TONEBP in MPS cells is essential for VEGFC-driven lymphatic capillary hyperFigure 1

TONEBP in MPS cells is essential for VEGFC-driven lymphatic capillary hyperplasia and clearance of Cl in the skin and buffers systemic blood pressure. (A) Representative whole-mount staining of lymphatic capillary density (anti–Lyve-1 antibody, green) in ears of FVB mice (WT control group) fed LSD and HSD and of LysMWTTonEBPfl/fl mice (without MPS-specific TONEBP deletion) and LysMcreTonEBPfl/fl mice (with MPS-specific TONEBP deletion), both after HSD. Scale bar: 500 μm. (B) Representative VEGFC protein (85 kDa) expression in FVB mice and LysMWTTonEBPfl/fl controls compared with that in LysMcreTonEBPfl/fl mice. β-Actin (42 kDa) expression was used as a loading control. The mice were fed HSD. (C) TonEBP and Vegfc mRNA expression and VEGFC and CD68 protein expression in skin as well as cutaneous lymphatic capillary density (LCD; arbitrary units) and MAP (mmHg) in LysMWTTonEBPfl/fl mice (n = 16) and in LysMcreTonEBPfl/fl mice (n = 12) fed a HSD. (D) Na+ and Cl content and concentrations in skin compared with plasma concentrations in the same mice. (E) GAG charge densities in the same mice. *P (genotype) < 0.05.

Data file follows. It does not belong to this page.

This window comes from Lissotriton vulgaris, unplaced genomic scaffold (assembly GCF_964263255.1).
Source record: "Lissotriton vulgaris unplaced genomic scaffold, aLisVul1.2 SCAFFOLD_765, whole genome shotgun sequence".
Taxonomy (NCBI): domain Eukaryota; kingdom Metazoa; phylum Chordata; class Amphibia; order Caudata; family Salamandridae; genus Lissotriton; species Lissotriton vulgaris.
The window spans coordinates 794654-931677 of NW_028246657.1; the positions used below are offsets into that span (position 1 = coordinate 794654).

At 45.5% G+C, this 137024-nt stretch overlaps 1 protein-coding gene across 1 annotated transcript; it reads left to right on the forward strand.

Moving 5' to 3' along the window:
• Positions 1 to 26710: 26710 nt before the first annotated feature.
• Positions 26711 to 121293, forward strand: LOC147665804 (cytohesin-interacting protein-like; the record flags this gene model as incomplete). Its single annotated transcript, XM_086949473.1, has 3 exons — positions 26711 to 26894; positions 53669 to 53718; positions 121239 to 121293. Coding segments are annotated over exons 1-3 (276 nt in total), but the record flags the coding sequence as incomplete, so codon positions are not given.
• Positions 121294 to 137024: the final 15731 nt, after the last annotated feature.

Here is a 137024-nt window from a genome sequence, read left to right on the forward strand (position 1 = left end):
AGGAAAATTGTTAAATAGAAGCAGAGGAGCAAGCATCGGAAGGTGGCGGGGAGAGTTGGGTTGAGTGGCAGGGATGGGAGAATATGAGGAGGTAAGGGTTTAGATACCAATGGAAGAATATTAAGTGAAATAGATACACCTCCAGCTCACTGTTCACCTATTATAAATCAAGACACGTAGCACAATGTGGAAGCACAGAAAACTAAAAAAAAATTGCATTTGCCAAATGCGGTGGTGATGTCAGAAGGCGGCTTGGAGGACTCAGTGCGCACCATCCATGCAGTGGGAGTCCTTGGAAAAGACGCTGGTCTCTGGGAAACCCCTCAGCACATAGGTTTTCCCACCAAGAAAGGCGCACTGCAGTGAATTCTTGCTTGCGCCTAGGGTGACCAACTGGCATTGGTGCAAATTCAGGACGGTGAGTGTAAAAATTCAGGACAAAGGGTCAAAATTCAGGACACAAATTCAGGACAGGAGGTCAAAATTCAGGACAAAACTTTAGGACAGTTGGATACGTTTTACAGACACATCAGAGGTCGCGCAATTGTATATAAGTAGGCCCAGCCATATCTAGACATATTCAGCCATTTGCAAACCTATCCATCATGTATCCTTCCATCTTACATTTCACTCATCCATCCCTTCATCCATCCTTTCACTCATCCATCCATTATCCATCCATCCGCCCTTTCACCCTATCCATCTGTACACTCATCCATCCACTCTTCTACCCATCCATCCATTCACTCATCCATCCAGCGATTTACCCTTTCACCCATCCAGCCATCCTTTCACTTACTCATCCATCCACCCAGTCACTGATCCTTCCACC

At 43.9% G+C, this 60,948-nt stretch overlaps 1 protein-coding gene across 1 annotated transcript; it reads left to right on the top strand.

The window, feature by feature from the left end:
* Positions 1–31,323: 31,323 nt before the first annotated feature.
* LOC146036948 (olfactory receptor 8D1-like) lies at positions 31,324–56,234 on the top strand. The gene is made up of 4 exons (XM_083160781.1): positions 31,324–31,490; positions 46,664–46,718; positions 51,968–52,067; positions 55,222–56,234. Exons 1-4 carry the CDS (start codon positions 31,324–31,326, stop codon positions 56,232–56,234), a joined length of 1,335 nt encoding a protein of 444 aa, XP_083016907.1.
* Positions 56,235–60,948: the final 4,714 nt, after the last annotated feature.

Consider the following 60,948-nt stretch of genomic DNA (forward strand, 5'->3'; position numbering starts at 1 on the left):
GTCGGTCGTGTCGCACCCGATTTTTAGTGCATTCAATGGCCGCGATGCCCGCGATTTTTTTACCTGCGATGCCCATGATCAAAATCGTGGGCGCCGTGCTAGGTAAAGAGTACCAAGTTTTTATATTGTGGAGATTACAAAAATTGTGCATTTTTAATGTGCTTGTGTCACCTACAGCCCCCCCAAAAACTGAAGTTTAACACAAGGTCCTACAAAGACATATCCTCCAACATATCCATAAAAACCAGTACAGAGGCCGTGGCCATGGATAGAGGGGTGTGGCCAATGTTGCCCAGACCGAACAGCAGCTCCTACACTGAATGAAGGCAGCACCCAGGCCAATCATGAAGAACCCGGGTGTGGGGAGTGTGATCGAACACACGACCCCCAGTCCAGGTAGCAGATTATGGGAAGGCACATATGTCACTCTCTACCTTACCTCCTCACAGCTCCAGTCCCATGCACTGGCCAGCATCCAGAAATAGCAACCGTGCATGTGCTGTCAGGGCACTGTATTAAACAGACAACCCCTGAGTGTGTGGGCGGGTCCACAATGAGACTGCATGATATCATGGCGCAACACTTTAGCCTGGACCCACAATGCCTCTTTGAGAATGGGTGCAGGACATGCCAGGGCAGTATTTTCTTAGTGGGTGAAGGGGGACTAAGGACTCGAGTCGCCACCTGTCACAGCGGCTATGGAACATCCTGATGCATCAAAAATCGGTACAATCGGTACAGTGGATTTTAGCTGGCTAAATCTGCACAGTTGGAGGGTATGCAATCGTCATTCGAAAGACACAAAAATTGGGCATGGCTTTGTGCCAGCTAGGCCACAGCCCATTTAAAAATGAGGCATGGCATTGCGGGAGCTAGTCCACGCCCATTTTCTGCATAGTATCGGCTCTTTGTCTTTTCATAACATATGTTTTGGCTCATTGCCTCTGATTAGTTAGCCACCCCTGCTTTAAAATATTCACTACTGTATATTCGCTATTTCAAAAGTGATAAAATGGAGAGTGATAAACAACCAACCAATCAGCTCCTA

In skin (Figure 1D), Cl content and concentration were both increased in LysMcreTonEBPfl/fl mice, while no differences were observed in plasma. We found no significant differences in skin Na+ content and skin water content between LysMWTTonEBPfl/fl and LysMcreTonEBPfl/fl mice. Disaccharide analysis of skin glycosaminoglycans (GAGs) showed no differences in GAG charge density between LysMcreTonEBPfl/fl and LysMWTTonEBPfl/fl mice (Figure 1E). These data show that MPS cell–specific TONEBP depletion blocks VEGFC-driven increases in cutaneous lymphatic capillary density after HSD. Absence of increased lymphatic capillary density resulted in Cl retention in the skin and increased MAP. We conclude that MPS cells locally regulate skin Cl content by a TONEBP-dependent mechanism.